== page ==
Today is scheduled as the end of proton physics at the Large Hadron Collider and the last few fills are circulating this morning. The integrated luminosity recorded this year will end at about 5.2/fb each for CMS and ATLAS, 1.1/fb for LHCb and 5/pb for ALICE. For the remainder of this year they will return to heavy ion physics until the winter shutdown.
The good news this year has been the high luminosity achieved with peaks at 3.65/nb/s. This compares with the expectations of 0.288/nb/s estimated before the 2011 run began. The higher luminosity has been made possible by pushing beam parameters (number of bunches, bunch intensity, emittance, beta*) to give better than expected performance. The not so good news is that out of 230 days that were available for physics runs only 55 (24%) were spent in stable beams. This was due to a barrage of technical difficulties including problems with RF, Vacuum, cryogenics, power stability, UFOs, SEUs and more. There were times when everything ran much more smoothly and the time in stable beams was then twice the average. The reality is that the Large Hadron Collider pushes a number of technologies far beyond anything attempted before and nothing on such scales can be expected to run smoothly first time out. The remarkable amount of data collected this year is testament to the competence and dedication of the teams of engineers and physicists in the operation groups.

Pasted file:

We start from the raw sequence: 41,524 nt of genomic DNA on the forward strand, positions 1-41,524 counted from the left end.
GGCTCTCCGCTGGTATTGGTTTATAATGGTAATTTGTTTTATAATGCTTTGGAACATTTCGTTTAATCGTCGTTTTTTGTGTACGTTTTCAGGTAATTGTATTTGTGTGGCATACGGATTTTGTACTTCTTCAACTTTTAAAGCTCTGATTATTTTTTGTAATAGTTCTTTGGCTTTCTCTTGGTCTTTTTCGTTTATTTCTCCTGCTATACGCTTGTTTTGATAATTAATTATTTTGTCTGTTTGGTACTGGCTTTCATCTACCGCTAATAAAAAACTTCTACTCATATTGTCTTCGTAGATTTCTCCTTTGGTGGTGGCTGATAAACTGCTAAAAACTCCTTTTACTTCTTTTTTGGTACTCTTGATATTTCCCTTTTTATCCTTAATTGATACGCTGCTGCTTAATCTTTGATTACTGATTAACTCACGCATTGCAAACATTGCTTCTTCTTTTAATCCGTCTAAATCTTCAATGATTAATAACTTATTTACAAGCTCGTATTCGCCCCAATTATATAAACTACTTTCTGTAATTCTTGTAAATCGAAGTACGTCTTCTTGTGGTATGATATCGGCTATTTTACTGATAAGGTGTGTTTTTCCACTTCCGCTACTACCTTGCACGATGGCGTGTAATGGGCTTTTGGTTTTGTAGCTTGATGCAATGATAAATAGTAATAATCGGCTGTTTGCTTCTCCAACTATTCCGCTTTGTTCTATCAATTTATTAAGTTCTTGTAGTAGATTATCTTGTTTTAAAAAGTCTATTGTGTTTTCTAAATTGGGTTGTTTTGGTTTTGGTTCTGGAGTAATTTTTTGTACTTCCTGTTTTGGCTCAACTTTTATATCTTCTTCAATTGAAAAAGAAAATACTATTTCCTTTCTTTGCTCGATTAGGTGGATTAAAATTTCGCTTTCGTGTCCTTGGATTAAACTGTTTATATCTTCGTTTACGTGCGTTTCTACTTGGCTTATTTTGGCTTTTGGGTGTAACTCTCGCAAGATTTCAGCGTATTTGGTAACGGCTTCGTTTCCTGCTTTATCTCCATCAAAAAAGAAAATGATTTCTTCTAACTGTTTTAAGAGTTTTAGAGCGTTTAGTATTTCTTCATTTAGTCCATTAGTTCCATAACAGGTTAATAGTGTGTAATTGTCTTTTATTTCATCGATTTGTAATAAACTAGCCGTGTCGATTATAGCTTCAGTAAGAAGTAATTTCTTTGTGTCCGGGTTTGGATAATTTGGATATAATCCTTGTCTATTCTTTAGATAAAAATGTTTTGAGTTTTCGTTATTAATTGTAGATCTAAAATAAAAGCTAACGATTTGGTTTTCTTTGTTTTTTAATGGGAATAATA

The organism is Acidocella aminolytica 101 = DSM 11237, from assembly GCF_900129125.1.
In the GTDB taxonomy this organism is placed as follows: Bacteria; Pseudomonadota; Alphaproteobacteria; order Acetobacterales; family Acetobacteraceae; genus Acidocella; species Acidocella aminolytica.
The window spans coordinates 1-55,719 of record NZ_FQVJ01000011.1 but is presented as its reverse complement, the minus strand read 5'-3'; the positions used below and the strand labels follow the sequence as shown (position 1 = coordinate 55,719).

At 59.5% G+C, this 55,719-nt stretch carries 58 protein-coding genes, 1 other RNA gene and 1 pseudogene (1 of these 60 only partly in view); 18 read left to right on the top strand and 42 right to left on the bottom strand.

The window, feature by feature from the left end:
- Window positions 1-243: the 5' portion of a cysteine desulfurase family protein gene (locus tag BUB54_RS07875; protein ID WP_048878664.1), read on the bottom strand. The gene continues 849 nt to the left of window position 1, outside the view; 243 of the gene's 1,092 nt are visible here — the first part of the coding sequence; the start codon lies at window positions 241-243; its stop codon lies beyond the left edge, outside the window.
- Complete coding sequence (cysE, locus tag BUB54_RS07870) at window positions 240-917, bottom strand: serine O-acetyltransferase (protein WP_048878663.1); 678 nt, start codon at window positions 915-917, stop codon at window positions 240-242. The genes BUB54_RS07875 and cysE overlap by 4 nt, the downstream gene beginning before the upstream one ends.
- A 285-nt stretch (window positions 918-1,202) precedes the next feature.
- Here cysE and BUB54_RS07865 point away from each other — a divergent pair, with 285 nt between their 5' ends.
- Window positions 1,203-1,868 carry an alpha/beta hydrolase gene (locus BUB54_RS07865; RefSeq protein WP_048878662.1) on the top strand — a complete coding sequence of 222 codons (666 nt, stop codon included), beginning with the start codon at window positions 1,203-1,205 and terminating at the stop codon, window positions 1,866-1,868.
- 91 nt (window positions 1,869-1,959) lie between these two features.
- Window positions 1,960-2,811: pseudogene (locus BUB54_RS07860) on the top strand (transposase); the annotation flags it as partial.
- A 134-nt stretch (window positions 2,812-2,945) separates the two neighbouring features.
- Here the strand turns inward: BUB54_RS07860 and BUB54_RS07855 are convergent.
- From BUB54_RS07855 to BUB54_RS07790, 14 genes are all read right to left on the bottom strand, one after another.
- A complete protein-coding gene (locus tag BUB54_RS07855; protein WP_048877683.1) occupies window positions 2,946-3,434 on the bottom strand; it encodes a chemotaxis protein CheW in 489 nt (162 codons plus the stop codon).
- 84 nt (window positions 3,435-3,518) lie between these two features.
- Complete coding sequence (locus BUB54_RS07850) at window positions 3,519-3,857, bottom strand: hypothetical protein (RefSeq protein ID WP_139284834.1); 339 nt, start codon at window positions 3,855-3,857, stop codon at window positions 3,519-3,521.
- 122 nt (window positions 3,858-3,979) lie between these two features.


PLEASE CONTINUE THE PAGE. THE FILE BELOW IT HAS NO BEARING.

After the heavy ion runs they will start looking towards next year. There will be a workshop at Evian in mid December to review the year and prepare for 2012. Mike Lamont, the LHC Machine Coordinator will be providing a less technical overview for the John Adams Lecture on 18th November.